By Chiara Loschi

Seven years after the Arab uprisings, Libya’s deinstitutionalization of the established order is far from being a success story.



Securitization migration in a hybrid security scenario

The EU set a broader engagement with the different dimensions of the Libyan crisis, thereby signaling a deeper and more comprehensive understanding of its security implications; however, while deploying a great diplomatic effort with both local and international actors, in practice the EU approached the crisis in Libya as border enforcement and control.

This strategy was underpinned by a narrative in which migratory flows across Libya became increasingly complicated through the Islamic State gaining terrain in Libya late in 2014.

The migration question captured much of the agenda on the European member states and it was increasingly portrayed as a threat. The EU started to address the migratory flows to Europe through a purely securitarian approach, designing a securitization of migration that contributed to swiftly reframing the Libyan crisis into essentially a migration crisis.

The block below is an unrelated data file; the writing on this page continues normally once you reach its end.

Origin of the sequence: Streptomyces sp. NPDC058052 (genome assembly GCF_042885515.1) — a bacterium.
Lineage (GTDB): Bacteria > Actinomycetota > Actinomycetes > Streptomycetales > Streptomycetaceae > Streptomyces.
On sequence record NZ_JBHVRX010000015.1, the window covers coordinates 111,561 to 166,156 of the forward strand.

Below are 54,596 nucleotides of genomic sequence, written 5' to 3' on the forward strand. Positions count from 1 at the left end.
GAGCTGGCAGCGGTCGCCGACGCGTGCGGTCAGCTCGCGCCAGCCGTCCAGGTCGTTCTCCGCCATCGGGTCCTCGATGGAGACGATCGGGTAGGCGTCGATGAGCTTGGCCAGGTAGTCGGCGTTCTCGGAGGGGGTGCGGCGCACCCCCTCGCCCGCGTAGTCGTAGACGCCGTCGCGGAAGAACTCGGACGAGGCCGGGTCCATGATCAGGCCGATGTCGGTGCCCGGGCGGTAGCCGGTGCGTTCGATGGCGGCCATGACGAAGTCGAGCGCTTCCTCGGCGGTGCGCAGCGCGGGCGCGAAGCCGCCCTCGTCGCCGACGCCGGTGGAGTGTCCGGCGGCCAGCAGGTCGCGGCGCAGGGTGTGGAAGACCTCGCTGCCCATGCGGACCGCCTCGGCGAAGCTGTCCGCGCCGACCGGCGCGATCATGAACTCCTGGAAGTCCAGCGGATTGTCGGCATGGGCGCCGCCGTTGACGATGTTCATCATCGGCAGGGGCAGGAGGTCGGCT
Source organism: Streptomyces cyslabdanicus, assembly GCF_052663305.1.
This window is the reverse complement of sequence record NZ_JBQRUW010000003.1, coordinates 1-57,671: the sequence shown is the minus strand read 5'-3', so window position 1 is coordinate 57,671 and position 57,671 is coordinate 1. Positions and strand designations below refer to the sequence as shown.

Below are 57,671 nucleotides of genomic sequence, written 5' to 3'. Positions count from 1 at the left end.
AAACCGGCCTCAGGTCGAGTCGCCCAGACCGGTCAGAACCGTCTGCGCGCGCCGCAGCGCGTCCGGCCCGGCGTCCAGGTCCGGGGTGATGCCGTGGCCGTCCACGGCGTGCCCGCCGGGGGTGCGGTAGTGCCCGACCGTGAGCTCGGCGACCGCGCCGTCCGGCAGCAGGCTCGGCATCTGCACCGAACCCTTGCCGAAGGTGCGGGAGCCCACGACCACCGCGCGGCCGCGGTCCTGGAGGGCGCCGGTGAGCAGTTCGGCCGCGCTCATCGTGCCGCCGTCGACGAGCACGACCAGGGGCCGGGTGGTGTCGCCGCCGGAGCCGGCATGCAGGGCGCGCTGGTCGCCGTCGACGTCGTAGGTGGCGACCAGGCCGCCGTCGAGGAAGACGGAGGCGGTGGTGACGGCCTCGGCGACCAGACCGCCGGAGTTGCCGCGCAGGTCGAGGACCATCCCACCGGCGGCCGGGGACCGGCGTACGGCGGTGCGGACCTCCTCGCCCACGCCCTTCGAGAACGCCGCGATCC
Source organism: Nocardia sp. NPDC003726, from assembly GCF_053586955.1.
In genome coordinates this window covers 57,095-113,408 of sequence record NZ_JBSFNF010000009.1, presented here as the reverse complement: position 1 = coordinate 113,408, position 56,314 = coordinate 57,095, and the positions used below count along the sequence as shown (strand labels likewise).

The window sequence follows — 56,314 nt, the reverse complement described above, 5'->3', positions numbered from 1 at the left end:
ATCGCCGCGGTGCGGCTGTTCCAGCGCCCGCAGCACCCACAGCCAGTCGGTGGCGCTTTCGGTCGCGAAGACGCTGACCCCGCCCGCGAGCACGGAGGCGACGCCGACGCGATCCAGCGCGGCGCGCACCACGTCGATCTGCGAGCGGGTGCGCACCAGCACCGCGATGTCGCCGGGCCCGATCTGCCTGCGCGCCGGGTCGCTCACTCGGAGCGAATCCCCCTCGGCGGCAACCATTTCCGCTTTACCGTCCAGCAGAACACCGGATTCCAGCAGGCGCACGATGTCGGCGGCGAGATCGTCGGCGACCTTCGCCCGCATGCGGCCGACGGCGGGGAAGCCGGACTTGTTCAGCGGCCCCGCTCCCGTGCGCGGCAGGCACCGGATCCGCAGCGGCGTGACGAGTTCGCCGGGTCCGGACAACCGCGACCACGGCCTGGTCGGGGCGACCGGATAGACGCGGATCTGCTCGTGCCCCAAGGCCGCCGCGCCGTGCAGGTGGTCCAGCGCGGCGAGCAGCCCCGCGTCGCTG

The 2017 Strategic Review of EU CSDP-missions in Libya, including EUNAVFOR MED, stressed that the political framework of EU future engagement in Libya needed to build on the Joint Communication on the Central Mediterranean of 25 January 2017 and on the Malta Declaration of 3 February 2017. This specification amounts to emphasizing the continued centrality of migration among EU security concerns.

The securitization of migration, and the framing of the latter as a crisis with destabilizing potential have led to the EU’s normative commitments being overlooked, if not abandoned, in spite of their relevance precisely in times of crisis.

Such a patent intention-implementation gap has prompted the censure of a broad set of actors, from human rights organizations to UN agencies, which theoretically share the EU’s same normative standpoint and could, therefore, represent natural allies in times of crisis.

Moreover, the lack of authorisation to operate inside Libyan waters has made the fulfillment of the missions’ original mandates particularly problematic.